Citation: Journal of Atmospheric and Oceanic Technology 30, 4; 10.1175/JTECH-D-12-00057.1

The surface type (ocean or land; Fig. A3) below the cloud does not impact the differences between ST and GOCCP for high (Fig. A3a) and low (Fig. A3c) cloud covers (averaged over day and night): the differences between both datasets and their dependence on latitude are very similar above both ocean and land, suggesting that the surface does not introduce bias in the cloud detection in any of the datasets (especially for low-level clouds that are sometimes in contact with the surface).

For midlevel clouds, the differences between ST and GOCCP (Fig. A3b) in polar regions are similar above both land and sea surfaces.

c. Summarized cloud fraction numbers

Global high-, mid-, and low-level cloud cover is summarized in Table 1. On average, the two datasets give maximum cloud cover difference of 0.05 at low and midaltitudes, where GOCCP observes more optically thin clouds than ST. There are larger differences at high altitudes, where ST detects typically 10% more clouds than GOCCP, because of the increased presence of optically thin clouds.

Table 1.

Average cloud cover reported in CALIPSO-ST and CALIPSO-GOCCP, mean percentage values (day + night).

Table 1.

In spite of the sparse sampling from the nadir-viewing CALIOP instrument, averaging to seasonal zonal scales provides robust statistics. Computing the statistics of Table 1 using only even days or only odd days over a 2-month period produces average even-day and odd-day cloud covers that agree within 0.5%.

When examining specific regions (tropics, subtropics, polar regions), it appears that the largest differences between ST and GOCCP occur in polar regions during winter (Table 1): those differences (up to +18% over land) are more pronounced in mid- and high-level altitudes, where the optically very thin cloud amount is significant and not reported in GOCCP. These differences occur for the same reasons in high-level tropical clouds, where subvisible clouds are frequent.

5. Zonal cloud fraction profile

The zonal cloud fraction profile is new, critical information provided by CALIPSO. It gives an unprecedented view of the detailed cloud vertical distribution, a new piece of knowledge that was missing in the puzzle of cloud observations.

This information was not possible to observe with passive instruments. These instruments derive the cloud vertical structure very indirectly compared to CALIPSO, which directly measures the distance between the satellite and the cloud. The zonal mean cloud fraction profile from ST and from GOCCP for day and night for September–November (SON) are reported in Fig. 9 at 480-m vertical resolution. The GOCCP zonal cloud fraction profile is lower than ST everywhere except at midlevels in the tropics and subtropics. The differences between the two datasets obtained in this season are representative of the others (not shown).

Fig. 9.
Fig. 9.

Zonal mean cloud fraction profile for SON 2006, lat/lon (2° × 2°), and 40 vertical levels (480 m). (a) CF3D CALIPSO-ST nighttime. (b) CF3D CALIPSO-GOCCP (standard), nighttime, Δx = 330 m, SR = 5, ΔATB = 2.5 × 10−3 km−1 sr−1. (c) CF3D CALIPSO-ST, daytime. (d) CF3D CALIPSO-GOCCP (standard), daytime, Δx = 330 m, SR = 5, ΔATB = 2.5 × 10−3 km−1 sr−1.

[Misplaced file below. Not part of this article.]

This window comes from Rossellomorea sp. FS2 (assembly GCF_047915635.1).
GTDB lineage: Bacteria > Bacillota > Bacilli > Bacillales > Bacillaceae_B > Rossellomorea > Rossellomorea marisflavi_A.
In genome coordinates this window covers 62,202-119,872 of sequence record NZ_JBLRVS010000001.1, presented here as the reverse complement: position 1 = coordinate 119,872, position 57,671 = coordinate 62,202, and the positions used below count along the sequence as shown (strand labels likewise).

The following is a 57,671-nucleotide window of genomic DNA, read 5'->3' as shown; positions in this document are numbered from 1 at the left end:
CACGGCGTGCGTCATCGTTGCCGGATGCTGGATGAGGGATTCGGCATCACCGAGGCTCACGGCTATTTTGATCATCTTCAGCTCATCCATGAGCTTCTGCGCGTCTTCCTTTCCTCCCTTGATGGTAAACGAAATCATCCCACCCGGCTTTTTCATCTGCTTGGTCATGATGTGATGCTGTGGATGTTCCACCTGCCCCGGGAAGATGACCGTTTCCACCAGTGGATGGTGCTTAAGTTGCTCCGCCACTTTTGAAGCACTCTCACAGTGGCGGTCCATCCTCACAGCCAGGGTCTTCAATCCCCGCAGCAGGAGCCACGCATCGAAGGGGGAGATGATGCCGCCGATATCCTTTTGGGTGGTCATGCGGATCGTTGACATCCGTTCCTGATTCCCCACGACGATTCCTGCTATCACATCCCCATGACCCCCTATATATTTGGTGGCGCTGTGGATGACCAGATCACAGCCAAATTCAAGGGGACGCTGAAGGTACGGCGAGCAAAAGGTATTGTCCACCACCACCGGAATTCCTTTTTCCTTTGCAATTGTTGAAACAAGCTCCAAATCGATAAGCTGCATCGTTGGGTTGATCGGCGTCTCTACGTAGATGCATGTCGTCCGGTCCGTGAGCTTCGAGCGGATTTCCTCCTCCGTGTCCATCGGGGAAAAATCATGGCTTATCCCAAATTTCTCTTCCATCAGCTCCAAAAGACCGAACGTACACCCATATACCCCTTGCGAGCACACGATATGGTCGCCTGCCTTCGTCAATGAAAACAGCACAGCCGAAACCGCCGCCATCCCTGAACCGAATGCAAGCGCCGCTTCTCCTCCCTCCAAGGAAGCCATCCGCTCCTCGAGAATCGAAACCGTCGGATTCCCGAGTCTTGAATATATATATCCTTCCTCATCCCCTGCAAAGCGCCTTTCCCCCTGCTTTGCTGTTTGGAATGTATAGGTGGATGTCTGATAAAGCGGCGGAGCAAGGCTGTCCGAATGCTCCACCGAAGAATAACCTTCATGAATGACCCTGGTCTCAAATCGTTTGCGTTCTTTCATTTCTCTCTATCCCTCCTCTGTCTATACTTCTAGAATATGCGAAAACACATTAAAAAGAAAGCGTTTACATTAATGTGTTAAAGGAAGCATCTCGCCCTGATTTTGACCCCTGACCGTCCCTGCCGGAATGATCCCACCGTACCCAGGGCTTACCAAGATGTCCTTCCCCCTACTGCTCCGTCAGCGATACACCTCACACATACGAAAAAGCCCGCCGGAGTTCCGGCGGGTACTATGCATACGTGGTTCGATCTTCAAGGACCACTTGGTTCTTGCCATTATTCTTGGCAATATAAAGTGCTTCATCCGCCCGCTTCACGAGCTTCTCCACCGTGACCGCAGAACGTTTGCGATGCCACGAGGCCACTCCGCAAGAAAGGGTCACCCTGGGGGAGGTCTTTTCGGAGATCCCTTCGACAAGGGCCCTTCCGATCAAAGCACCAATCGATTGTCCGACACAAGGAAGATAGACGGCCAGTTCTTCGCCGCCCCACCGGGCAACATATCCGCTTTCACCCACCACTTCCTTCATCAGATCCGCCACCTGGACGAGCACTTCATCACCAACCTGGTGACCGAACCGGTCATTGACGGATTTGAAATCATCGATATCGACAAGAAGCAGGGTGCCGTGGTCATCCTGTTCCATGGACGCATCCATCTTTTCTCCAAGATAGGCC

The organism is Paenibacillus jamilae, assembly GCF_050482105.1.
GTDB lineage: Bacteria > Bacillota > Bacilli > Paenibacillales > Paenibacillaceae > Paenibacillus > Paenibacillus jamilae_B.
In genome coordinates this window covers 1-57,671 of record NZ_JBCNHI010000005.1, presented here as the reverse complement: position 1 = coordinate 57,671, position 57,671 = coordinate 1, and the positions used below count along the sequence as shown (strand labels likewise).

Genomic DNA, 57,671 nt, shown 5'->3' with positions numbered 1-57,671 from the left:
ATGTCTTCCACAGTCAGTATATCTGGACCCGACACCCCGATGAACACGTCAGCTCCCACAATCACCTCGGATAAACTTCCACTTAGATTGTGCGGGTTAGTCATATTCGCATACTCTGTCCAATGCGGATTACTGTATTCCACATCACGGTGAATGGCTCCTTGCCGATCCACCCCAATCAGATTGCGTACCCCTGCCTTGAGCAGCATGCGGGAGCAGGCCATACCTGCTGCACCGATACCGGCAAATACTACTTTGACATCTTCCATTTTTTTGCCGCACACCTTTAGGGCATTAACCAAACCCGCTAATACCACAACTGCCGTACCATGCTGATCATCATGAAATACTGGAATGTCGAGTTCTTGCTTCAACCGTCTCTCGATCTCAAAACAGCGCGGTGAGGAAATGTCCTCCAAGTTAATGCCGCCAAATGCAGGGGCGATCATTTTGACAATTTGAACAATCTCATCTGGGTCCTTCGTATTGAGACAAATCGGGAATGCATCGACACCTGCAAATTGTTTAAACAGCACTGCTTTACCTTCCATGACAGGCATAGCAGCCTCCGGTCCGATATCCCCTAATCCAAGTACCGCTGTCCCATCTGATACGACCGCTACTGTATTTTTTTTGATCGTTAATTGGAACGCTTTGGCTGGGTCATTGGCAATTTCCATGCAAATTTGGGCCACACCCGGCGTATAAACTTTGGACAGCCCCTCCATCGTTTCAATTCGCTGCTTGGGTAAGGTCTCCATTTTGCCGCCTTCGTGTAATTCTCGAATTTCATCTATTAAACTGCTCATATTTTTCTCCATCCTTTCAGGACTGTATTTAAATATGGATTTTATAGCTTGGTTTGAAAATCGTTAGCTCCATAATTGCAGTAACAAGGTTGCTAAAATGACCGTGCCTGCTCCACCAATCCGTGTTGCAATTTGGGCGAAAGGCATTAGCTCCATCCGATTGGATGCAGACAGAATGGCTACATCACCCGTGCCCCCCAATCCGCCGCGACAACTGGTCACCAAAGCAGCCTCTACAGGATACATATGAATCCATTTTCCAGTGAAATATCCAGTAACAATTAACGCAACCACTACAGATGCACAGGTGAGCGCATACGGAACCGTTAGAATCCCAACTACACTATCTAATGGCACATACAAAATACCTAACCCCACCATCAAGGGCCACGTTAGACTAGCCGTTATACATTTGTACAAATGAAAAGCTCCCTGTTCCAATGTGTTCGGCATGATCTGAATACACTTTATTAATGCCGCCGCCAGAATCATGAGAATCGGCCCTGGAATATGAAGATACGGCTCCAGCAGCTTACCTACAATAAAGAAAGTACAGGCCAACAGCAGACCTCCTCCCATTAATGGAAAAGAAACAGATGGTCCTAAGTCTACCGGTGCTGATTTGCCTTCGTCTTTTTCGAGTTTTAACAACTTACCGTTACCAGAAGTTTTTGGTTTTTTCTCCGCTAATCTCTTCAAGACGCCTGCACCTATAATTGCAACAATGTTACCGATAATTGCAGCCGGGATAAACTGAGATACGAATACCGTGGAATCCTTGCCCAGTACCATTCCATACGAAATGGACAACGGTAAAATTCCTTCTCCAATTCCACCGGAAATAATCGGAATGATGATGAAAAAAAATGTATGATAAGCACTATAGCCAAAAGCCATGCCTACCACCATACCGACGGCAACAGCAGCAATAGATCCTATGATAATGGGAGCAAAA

Citation: Journal of Atmospheric and Oceanic Technology 30, 4; 10.1175/JTECH-D-12-00057.1

Contrary to the low-, mid-, and high-level cloud maps shown in previous sections, the zonal cloud fractions profile (Fig. 9) from GOCCP and ST are significantly different: the differences in cloud detection between the two datasets in each vertical layer (every 480 m) directly impact the zonal cloud fraction profile, whereas it is not directly obvious on cloud maps. The cloud maps shown earlier contain several 480-m vertical levels (typically 7 in the low layer, 7 in the midlayer, and 26 in the high layer). The layer (low, middle, or high) is declared cloudy if one or more of the 480-m levels included in the layer is declared cloudy, whatever the altitude level and the number of cloudy levels within the layer. As a consequence, very different cloud distributions within the 480-m levels included within a layer can produce similar maps of low (or middle or high) cloud; for example, a low cloud layer will be declared cloudy if all seven successive vertical 480-m levels included in the layer are cloudy, or if only one of the seven levels is declared cloudy. But, unlike the cloud map, the zonal cloud fraction profile associated with these two scenarios will look very different. This effect is illustrated in Fig. 4: the vertical extent of ST high clouds (z > 8 km) is larger than the GOCCP one.

The differences between the zonal cloud fraction profile in ST and GOCCP in different regions (boundary layer clouds, high clouds, tropics, midlatitudes, polar regions) in Fig. 9 have various reasons because they are mostly induced by the types of cloud observed (vertical and horizontal extension, cloud optical depth). To understand the source of the differences between ST and GOCCP, we use case studies (section 3) and examine the sensitivity of the zonal cloud fraction profile to the three parameters involved in the cloud detection: SR threshold, and horizontal and vertical averaging of the lidar profile before the cloud detection.